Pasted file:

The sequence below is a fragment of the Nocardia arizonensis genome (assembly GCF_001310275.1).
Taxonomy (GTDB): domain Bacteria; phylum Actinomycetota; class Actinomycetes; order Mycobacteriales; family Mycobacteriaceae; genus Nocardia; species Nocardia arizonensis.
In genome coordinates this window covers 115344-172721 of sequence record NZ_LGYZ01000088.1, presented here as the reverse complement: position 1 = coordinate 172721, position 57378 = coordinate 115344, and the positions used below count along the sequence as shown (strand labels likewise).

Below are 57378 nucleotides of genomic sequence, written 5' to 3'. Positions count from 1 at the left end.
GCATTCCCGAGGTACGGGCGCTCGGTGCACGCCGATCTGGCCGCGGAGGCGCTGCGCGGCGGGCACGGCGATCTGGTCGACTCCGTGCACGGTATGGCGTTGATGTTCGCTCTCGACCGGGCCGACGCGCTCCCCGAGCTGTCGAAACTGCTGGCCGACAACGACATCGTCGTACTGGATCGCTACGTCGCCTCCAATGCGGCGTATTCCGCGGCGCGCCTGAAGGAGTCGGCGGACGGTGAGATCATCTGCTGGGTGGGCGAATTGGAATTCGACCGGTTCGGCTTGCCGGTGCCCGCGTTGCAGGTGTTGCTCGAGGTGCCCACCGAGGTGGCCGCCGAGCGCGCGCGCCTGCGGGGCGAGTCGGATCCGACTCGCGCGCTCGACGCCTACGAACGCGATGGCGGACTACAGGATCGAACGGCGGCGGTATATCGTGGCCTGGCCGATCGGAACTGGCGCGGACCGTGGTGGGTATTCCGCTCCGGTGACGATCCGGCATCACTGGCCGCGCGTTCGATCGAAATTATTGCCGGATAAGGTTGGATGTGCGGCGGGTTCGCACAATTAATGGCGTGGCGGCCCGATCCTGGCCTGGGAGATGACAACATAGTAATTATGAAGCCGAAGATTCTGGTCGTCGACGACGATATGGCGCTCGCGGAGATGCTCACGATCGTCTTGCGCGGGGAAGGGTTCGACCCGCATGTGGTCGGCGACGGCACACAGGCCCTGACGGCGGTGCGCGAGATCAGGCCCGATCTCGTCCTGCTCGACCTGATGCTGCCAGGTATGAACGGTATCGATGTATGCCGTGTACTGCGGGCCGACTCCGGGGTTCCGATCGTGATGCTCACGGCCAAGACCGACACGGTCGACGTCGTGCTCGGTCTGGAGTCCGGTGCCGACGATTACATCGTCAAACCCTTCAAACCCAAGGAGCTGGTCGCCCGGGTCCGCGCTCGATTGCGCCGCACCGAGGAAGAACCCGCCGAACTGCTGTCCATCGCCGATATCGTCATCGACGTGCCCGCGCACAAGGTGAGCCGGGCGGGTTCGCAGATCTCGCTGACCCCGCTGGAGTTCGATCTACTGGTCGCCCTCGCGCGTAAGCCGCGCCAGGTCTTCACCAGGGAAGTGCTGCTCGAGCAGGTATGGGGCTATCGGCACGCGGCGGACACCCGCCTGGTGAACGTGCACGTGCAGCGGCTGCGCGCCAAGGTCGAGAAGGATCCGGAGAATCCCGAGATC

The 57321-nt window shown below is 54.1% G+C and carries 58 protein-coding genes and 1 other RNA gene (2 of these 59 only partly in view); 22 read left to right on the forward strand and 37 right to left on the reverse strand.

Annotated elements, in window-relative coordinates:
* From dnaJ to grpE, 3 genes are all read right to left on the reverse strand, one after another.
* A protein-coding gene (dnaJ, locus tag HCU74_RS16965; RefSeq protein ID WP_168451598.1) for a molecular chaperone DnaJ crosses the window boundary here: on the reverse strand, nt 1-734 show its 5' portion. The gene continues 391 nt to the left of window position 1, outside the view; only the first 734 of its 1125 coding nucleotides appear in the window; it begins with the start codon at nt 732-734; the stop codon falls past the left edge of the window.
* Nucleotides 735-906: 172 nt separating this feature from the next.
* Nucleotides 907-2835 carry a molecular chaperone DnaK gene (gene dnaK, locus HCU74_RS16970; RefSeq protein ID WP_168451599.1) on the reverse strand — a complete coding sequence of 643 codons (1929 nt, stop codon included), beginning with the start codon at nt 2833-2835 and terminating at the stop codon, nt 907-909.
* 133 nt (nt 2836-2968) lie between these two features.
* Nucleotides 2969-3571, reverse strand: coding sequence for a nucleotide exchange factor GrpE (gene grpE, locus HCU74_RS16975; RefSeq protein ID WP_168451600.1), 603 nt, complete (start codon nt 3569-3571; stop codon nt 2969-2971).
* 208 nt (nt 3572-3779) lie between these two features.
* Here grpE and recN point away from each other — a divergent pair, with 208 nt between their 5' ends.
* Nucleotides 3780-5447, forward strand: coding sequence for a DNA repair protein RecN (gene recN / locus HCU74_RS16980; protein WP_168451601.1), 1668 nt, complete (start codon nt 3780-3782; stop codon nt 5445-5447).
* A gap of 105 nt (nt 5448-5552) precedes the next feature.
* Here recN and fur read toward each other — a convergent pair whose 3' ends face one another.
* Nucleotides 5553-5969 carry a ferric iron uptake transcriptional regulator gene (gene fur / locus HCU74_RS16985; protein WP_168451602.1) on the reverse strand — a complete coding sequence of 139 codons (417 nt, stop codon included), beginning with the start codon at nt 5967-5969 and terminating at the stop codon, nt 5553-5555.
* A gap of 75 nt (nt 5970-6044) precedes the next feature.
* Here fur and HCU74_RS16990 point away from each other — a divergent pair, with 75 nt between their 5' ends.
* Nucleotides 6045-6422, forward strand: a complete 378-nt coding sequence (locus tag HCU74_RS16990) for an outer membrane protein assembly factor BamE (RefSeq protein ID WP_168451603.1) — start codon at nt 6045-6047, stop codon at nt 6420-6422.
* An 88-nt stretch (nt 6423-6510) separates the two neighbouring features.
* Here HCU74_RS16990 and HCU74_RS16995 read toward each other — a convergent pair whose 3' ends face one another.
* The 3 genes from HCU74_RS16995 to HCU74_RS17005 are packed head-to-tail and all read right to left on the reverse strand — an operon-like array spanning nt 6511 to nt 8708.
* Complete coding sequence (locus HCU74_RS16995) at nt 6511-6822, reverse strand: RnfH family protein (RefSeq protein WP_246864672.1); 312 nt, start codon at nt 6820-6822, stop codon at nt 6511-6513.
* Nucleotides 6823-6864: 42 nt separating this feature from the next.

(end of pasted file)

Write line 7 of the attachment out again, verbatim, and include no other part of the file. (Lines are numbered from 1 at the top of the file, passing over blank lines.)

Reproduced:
Annotated elements, in window-relative coordinates: